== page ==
Computer science students at the University of Colorado at Boulder will face off with students across the Rocky Mountain region this weekend in an all-out "battle of the brains" contest of logic, strategy and mental endurance.
About 150 students will participate on 50 teams in the Rocky Mountain Regional competition of the Association for Computing Machinery's International Collegiate Programming Contest. The competition, sponsored by IBM, is the oldest and largest programming contest in the world with 2,800 teams competing worldwide this fall.
The Rocky Mountain Regional will be held simultaneously at CU-Boulder and four other universities in Arizona, Montana, Utah and Canada. Twenty teams will compete at CU-Boulder's Engineering Center from 10 a.m. to 3 p.m. on Saturday. A practice contest from 7:30 p.m. to 9:30 p.m. Friday will precede the competition.
The winning team from the Rocky Mountain Region will join 63 other regional winners in advancing to the World Finals, March 20-24 in Honolulu, Hawaii.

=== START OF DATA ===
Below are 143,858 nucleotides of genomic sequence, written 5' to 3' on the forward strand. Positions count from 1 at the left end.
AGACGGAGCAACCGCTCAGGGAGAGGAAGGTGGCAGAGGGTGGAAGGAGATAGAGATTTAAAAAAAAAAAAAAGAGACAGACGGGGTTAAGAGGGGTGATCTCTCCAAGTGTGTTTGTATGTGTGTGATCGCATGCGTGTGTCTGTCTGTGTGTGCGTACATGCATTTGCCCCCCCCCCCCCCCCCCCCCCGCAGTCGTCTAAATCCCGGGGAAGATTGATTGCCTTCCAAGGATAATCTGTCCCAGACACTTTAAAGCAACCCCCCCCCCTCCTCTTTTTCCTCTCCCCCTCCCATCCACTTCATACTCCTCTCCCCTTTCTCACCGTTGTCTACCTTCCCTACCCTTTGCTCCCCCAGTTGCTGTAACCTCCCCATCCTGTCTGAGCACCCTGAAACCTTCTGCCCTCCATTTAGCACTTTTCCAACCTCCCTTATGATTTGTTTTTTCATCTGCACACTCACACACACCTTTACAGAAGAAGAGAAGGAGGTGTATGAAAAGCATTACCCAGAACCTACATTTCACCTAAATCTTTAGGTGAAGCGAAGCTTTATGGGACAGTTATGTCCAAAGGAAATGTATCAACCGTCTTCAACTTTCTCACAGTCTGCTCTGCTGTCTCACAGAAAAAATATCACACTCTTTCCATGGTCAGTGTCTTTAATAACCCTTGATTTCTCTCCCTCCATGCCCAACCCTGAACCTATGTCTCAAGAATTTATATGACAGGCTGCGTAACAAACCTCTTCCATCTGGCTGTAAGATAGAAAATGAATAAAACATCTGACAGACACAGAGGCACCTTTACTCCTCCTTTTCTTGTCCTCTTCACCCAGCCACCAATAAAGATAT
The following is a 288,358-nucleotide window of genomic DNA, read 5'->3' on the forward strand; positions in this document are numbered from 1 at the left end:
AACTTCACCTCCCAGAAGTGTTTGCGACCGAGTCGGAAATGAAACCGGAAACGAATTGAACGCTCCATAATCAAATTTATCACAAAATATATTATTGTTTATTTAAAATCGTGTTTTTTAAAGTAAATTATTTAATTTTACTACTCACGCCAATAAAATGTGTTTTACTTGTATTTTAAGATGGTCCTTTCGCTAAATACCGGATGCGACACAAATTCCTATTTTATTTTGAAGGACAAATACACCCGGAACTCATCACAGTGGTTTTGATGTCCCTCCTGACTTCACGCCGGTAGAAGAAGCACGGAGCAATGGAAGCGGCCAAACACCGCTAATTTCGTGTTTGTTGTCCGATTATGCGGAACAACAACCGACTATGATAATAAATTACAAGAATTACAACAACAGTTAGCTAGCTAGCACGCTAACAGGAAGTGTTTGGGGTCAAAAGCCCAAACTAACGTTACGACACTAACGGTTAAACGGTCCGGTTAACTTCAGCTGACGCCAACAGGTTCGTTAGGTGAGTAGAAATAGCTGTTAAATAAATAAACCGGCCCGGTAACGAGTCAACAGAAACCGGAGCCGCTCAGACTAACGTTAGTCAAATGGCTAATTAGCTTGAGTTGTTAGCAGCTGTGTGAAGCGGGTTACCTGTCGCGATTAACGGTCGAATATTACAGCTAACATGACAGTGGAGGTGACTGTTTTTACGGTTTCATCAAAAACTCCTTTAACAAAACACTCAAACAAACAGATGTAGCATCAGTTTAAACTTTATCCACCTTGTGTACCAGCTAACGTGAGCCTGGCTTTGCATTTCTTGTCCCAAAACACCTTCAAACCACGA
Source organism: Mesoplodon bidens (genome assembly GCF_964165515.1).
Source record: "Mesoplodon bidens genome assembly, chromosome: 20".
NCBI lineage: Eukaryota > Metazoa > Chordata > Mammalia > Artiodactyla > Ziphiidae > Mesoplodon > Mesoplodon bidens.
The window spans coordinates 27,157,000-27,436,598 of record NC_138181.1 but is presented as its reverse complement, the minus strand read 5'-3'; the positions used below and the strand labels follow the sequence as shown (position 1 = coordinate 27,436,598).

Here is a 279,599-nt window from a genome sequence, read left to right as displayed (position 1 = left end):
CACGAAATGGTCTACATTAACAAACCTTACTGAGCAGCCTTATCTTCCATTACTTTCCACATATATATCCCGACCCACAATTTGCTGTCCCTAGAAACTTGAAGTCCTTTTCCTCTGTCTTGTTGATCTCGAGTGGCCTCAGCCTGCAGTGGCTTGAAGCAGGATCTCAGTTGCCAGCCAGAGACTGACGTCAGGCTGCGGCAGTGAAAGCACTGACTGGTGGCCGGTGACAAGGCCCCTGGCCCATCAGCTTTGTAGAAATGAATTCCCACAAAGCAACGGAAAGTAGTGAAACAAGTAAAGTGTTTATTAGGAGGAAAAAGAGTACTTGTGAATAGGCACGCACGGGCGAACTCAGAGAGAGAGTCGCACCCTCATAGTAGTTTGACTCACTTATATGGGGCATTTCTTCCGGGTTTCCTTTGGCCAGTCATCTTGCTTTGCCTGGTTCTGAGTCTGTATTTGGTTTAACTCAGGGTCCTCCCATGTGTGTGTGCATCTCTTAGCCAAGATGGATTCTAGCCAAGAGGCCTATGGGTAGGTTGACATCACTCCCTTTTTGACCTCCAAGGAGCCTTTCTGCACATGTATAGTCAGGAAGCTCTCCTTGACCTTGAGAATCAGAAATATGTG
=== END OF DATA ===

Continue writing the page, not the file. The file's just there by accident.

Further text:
Contest rules call for students to work in teams of three to solve eight complex, real-world problems within a five-hour period. Examples of past problems include finding the closest fire exit for every office on the floor of an office building and determining which cards would best be discarded from a poker hand based on the value of the cards that remain in the deck.
Students collaborate with their teammates to write a software program, and test and debug it for each problem. The team that solves the most problems in the shortest period of time wins. A 20-minute penalty is assessed for each incorrect answer submitted.
Among this year's contenders is Shane Brinkman-Davis, a CU-Boulder student who advanced to the programming contest's World Finals in Amsterdam as a junior two years ago.
"I've gotten a lot out of it over the years," said Brinkman-Davis, who is now a graduate student in computer science. "It tests your skills in working with a team and your ability to keep confident under pressure."
Assistant Professor Ken Anderson, who is coordinating this year's regional contest, said the competition fosters creativity, teamwork and innovation in writing software programs.